LOS ANGELES (KABC) -- The District Attorney's Office is reviewing an incident last year in Boyle Heights in which a sheriff's deputy's vehicle slammed into multiple pedestrians, killing two young children and critically injuring their mother.
A witness who saw the horrific incident unfold told Eyewitness News she didn't hear a siren from the police SUV as it barreled through the red light of the intersection, slamming into another vehicle and triggering the chain reaction.
According to investigators' reconstruction of the November 2017 incident: the sheriff's patrol vehicle was headed southbound on Indiana Street when it stopped at a red light at Whittier Boulevard. That is when the deputies responded to a call of an assault with a deadly weapon involving a gunshot victim.
The deputy behind the wheel was still in training and her trainer was in the SUV with her.
The SUV turned on the flashing lights, but not the siren.
The patrol car then accelerated into the intersection against a red light and struck a Honda Accord heading east on Whittier. That car spun out of control and hit a Honda Odyssey stopped at the light.
The sheriff's SUV swerved to the southeast, hit a pregnant pedestrian and then drove up on the sidewalk along Whittier. The SUV bounced off the side of a Wells Fargo bank, then struck the mother and her two children.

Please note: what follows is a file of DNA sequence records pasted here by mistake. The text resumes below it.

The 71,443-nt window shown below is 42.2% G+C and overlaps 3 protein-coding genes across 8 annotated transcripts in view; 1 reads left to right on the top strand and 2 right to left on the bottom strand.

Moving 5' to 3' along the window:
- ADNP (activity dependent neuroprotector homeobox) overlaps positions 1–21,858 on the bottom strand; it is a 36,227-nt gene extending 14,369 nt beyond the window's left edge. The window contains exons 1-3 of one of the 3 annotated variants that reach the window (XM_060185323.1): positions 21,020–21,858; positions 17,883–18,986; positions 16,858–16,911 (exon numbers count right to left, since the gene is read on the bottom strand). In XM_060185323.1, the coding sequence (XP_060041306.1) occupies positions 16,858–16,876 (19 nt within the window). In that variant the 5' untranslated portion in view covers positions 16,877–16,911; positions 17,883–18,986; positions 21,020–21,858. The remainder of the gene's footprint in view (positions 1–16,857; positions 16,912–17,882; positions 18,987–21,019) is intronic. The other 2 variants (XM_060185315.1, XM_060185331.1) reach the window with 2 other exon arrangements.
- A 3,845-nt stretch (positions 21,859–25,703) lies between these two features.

It continued out of control, struck another pedestrian and a cement trash can and then one more pedestrian.
The two boys were killed and seven others were injured.
The witness who saw the crash told Eyewitness News that a Metro bus was blocking the view of the Honda Accord as it entered the intersection on the green light. The Honda driver couldn't see the flashing lights of the patrol vehicle and there were no sirens as an audible warning.
That lack of a siren is a key element in the DA's investigation of a possible manslaughter or felony reckless driving case.
Prosecutors are considering criminal charges against Carrie Robles-Placencia -- the deputy behind the wheel, who was going through training.
Investigators determining that the deputy's light bar was only activated a second or two before the crash, but that the siren was never turned on.
They also say the deputy's SUV was traveling at a high rate of speed.
The witness told ABC7 the deputy gunned it from a stopped position.
Robles-Placencia is still working as a deputy but in a non-driving role, according to the department.
The father of the two dead boys is suing LA County and the sheriff's department. The lawsuit alleges the deputy didn't have the siren on, was driving in a careless, distracted and reckless manner, and didn't have adequate training.